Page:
MLB Superstars Who Must Step Up for Their Teams Before It's Too Late

Karl Buscheck@@KarlBuscheckContributor IIIMay 8, 2015

MLB Superstars Who Must Step Up for Their Teams Before It's Too Late

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    Nam Y. Huh/Associated Press

    From Andrew McCutchen to Chris Sale, some of baseball's biggest names have been big-time duds in 2015.

    The good news for the Pittsburgh Pirates center fielder and the Chicago White Sox ace is that it's still early—really early. The bad news is that their teams play in two of the most competitive divisions in baseball—the type of divisions where a sideways start could be the kiss of death.

    Combing through the league, McCutchen and Sale are two of the most prominent superstars who need to step up for their respective clubs before it's too late, but they're not the only ones. There's also room on the list for a Cy Young Award winner and a member of one of the most hyped rotations in recent memory.

Corey Kluber, SP, Cleveland Indians

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    Phil Long/Associated Press

    Corey Kluber has made seven starts for the Cleveland Indians in 2015 and the American League Central squad has lost on every one of those occasions.

    This was not in the script for the Tribe.

    After all, Kluber is the reigning AL Cy Young Award winner. This year, the 29-year-old is fooling no one. The opposition has battered the right-hander to the tune of a .290 average, as Kluber has posted an 0-5 record and a 5.04 ERA.

    Kluber and the Indians are playing a dangerous game. With a 10-17 record, the squad is languishing in last place in the loaded AL Central where the Detroit Tigers and Kansas City Royals are flying along and the Minnesota Twins are wildly exceeding the club's lowly preseason expectations.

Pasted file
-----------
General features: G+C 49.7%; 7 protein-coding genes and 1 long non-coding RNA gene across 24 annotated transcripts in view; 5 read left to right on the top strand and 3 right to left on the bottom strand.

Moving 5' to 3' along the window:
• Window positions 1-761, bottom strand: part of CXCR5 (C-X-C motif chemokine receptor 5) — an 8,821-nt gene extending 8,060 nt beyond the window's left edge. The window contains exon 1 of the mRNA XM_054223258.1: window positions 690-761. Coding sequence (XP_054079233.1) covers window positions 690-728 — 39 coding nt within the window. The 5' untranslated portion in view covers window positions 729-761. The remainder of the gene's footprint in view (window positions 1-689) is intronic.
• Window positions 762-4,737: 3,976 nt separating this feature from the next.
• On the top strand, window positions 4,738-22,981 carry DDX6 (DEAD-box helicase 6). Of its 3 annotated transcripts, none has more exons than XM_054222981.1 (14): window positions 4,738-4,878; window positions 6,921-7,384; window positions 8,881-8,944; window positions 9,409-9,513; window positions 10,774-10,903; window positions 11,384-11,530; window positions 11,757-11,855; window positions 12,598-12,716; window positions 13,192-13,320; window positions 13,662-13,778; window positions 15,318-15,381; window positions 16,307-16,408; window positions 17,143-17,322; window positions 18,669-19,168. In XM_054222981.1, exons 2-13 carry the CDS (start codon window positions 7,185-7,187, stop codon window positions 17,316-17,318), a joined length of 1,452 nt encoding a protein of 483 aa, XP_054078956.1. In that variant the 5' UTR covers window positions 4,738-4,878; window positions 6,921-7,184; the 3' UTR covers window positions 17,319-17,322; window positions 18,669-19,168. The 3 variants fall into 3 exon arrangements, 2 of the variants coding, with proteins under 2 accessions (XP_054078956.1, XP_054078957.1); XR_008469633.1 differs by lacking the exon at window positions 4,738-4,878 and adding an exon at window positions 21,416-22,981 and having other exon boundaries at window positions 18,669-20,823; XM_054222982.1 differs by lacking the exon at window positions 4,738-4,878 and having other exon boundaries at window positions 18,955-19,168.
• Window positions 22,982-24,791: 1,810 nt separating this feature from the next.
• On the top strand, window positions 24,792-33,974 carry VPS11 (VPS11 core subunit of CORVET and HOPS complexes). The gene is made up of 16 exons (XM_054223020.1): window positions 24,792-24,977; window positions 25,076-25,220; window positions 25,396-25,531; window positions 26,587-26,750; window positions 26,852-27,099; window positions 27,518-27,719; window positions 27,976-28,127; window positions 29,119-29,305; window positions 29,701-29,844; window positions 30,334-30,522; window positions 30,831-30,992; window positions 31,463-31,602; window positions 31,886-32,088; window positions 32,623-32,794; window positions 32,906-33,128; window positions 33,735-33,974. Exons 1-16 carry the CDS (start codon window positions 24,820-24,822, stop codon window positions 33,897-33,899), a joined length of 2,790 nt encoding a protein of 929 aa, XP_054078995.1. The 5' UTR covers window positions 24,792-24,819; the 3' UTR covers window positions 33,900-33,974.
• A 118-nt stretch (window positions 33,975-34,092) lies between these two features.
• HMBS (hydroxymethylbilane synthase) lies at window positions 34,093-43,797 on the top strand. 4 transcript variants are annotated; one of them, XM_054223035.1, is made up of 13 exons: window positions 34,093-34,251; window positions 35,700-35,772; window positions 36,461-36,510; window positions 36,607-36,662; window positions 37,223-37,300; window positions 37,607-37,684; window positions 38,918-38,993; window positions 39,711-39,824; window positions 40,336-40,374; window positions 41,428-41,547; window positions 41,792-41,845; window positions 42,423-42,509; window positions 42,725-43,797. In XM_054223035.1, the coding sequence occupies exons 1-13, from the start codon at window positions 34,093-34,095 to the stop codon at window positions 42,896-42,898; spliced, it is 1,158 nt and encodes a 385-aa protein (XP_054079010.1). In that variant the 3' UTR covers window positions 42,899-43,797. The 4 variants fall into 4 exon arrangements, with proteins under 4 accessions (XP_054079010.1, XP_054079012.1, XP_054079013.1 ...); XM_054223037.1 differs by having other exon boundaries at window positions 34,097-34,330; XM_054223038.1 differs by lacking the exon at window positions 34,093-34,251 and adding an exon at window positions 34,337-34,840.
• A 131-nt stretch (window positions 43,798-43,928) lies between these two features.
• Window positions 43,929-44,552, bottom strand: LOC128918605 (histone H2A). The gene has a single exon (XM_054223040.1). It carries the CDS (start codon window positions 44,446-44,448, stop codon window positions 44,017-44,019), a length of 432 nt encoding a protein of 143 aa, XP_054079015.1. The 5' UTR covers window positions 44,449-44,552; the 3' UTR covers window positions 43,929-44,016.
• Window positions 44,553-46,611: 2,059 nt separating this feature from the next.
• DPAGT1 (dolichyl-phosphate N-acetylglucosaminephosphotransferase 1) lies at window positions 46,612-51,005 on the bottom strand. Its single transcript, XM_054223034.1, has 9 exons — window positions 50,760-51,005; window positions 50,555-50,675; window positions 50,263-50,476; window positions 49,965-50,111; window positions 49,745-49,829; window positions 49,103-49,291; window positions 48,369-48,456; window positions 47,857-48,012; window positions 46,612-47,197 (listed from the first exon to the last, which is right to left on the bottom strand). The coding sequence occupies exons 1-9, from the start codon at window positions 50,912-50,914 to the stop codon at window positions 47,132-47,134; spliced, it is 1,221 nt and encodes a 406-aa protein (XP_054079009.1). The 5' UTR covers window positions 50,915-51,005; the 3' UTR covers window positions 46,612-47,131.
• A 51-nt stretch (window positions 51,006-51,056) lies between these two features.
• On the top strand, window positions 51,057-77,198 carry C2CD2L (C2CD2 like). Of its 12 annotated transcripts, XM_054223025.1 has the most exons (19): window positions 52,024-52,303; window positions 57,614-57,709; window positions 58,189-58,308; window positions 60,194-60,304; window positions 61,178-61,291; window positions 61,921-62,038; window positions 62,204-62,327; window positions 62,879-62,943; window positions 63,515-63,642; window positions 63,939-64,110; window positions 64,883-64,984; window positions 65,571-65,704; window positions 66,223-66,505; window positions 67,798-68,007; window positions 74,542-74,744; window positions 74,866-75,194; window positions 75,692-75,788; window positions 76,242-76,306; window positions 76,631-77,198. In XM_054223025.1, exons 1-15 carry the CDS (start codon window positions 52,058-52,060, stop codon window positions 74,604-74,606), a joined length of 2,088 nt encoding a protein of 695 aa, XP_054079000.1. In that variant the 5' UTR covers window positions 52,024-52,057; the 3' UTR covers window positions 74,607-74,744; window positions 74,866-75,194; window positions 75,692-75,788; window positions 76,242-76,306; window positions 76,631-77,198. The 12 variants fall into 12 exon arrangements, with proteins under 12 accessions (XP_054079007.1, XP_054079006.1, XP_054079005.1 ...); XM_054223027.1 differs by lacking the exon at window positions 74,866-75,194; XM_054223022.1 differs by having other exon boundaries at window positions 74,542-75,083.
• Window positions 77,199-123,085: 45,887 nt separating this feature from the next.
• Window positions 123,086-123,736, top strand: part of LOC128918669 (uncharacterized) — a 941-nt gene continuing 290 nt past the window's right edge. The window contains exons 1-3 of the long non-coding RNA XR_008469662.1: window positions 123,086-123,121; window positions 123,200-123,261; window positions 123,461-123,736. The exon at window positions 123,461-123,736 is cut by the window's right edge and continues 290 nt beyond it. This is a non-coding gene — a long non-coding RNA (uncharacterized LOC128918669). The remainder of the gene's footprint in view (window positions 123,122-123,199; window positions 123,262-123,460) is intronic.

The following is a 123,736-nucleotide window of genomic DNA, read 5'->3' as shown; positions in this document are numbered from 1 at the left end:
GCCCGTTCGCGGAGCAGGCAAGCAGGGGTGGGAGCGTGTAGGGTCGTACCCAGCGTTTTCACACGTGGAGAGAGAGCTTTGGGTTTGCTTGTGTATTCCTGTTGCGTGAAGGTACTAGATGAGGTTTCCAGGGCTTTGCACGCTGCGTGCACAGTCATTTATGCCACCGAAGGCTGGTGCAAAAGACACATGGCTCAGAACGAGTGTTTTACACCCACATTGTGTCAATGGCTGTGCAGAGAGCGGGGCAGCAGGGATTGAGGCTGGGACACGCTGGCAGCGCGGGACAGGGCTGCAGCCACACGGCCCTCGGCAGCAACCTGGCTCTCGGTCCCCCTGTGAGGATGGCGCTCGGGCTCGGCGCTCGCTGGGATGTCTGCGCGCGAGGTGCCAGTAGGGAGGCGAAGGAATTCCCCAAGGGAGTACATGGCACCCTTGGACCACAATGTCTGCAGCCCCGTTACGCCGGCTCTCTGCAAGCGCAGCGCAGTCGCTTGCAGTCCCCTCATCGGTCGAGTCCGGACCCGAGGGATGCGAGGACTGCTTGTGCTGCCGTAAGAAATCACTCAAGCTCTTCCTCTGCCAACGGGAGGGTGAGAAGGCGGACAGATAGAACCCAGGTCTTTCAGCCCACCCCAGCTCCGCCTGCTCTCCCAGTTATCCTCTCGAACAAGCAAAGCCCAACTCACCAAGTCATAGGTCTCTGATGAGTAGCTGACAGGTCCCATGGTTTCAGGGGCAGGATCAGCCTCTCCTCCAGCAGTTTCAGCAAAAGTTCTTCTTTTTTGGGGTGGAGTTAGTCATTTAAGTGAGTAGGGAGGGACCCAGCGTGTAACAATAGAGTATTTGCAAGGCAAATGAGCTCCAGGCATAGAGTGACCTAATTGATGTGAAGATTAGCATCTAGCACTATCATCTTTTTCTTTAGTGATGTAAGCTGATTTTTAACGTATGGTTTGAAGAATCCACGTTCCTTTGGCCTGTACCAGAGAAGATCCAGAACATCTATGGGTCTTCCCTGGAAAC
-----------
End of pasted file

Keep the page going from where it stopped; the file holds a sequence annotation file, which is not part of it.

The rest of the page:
Andrew McCutchen, CF, Pittsburgh Pirates

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    Nam Y. Huh/Associated Press

    Andrew McCutchen has endured an awfully quiet start in 2015.

    The center fielder, who is a perennial MVP contender, has been dealing with soreness in his left knee since the spring, per Bill Brink of the Pittsburgh Post-Gazette. McCutchen certainly isn't using his bum wheel as an excuse.

    “I can’t sit here and say my knee is the reason or something like that," said McCutchen on May 7. "I don’t believe so. I just believe that I’m just a little off, and that’s all that it is. Just getting myself back there because I’m sick and tired of going oh for freaking four.”

    The very next day, the 28-year-old went 3-for-4 with a double and an RBI. It was just one big night, but it was also a promising sign for McCutchen and a Pittsburgh Pirates team that is entangled in a four-team race with the St. Louis Cardinals, Cincinnati Reds and Chicago Cubs in the National League Central.

Chris Sale, SP, Chicago White Sox

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    Jim Mone/Associated Press

    After cruising through his first three starts, Chris Sale has run into all sorts of problems the last two times he's taken the mound for the Chicago White Sox.